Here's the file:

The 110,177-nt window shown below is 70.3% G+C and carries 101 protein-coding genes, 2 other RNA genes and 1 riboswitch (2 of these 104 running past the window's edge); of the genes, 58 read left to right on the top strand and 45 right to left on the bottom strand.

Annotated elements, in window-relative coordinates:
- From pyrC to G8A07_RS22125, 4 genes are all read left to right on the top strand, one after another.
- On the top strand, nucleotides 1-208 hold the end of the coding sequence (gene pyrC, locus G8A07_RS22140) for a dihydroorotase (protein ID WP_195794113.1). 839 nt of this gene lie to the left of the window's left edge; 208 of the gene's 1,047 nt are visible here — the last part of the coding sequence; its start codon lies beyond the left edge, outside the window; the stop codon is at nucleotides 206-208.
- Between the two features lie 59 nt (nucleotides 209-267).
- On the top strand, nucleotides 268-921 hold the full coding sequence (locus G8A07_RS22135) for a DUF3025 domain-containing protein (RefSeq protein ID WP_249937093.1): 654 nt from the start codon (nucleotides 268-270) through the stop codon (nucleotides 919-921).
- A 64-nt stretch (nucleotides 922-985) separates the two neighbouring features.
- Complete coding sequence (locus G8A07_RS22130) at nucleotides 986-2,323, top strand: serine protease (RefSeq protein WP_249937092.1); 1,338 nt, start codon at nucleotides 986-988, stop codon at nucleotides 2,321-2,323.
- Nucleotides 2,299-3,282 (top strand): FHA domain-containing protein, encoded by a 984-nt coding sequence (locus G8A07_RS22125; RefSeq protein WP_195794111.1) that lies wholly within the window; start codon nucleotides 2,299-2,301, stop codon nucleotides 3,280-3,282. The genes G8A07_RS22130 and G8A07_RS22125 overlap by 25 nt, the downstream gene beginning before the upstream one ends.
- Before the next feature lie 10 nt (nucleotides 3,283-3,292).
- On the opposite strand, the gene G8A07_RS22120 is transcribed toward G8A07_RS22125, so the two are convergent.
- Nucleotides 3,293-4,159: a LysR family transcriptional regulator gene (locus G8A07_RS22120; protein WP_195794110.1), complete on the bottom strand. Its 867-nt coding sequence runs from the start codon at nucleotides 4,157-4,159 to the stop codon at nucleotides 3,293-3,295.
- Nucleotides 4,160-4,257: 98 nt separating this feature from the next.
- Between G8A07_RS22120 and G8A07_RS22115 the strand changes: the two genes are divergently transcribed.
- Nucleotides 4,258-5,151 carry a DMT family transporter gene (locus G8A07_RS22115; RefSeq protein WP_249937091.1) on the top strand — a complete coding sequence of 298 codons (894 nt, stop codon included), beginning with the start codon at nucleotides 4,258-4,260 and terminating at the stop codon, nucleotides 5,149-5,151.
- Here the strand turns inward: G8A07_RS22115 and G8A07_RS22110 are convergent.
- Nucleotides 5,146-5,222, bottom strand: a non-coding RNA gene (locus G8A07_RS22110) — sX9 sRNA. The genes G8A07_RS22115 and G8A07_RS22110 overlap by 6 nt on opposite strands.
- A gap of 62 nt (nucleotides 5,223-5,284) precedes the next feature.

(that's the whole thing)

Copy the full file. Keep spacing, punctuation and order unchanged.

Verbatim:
The 110,177-nt window shown below is 70.3% G+C and carries 101 protein-coding genes, 2 other RNA genes and 1 riboswitch (2 of these 104 running past the window's edge); of the genes, 58 read left to right on the top strand and 45 right to left on the bottom strand.

Annotated elements, in window-relative coordinates:
- From pyrC to G8A07_RS22125, 4 genes are all read left to right on the top strand, one after another.
- On the top strand, nucleotides 1-208 hold the end of the coding sequence (gene pyrC, locus G8A07_RS22140) for a dihydroorotase (protein ID WP_195794113.1). 839 nt of this gene lie to the left of the window's left edge; 208 of the gene's 1,047 nt are visible here — the last part of the coding sequence; its start codon lies beyond the left edge, outside the window; the stop codon is at nucleotides 206-208.
- Between the two features lie 59 nt (nucleotides 209-267).
- On the top strand, nucleotides 268-921 hold the full coding sequence (locus G8A07_RS22135) for a DUF3025 domain-containing protein (RefSeq protein ID WP_249937093.1): 654 nt from the start codon (nucleotides 268-270) through the stop codon (nucleotides 919-921).
- A 64-nt stretch (nucleotides 922-985) separates the two neighbouring features.
- Complete coding sequence (locus G8A07_RS22130) at nucleotides 986-2,323, top strand: serine protease (RefSeq protein WP_249937092.1); 1,338 nt, start codon at nucleotides 986-988, stop codon at nucleotides 2,321-2,323.
- Nucleotides 2,299-3,282 (top strand): FHA domain-containing protein, encoded by a 984-nt coding sequence (locus G8A07_RS22125; RefSeq protein WP_195794111.1) that lies wholly within the window; start codon nucleotides 2,299-2,301, stop codon nucleotides 3,280-3,282. The genes G8A07_RS22130 and G8A07_RS22125 overlap by 25 nt, the downstream gene beginning before the upstream one ends.
- Before the next feature lie 10 nt (nucleotides 3,283-3,292).
- On the opposite strand, the gene G8A07_RS22120 is transcribed toward G8A07_RS22125, so the two are convergent.
- Nucleotides 3,293-4,159: a LysR family transcriptional regulator gene (locus G8A07_RS22120; protein WP_195794110.1), complete on the bottom strand. Its 867-nt coding sequence runs from the start codon at nucleotides 4,157-4,159 to the stop codon at nucleotides 3,293-3,295.
- Nucleotides 4,160-4,257: 98 nt separating this feature from the next.
- Between G8A07_RS22120 and G8A07_RS22115 the strand changes: the two genes are divergently transcribed.
- Nucleotides 4,258-5,151 carry a DMT family transporter gene (locus G8A07_RS22115; RefSeq protein WP_249937091.1) on the top strand — a complete coding sequence of 298 codons (894 nt, stop codon included), beginning with the start codon at nucleotides 4,258-4,260 and terminating at the stop codon, nucleotides 5,149-5,151.
- Here the strand turns inward: G8A07_RS22115 and G8A07_RS22110 are convergent.
- Nucleotides 5,146-5,222, bottom strand: a non-coding RNA gene (locus G8A07_RS22110) — sX9 sRNA. The genes G8A07_RS22115 and G8A07_RS22110 overlap by 6 nt on opposite strands.
- A gap of 62 nt (nucleotides 5,223-5,284) precedes the next feature.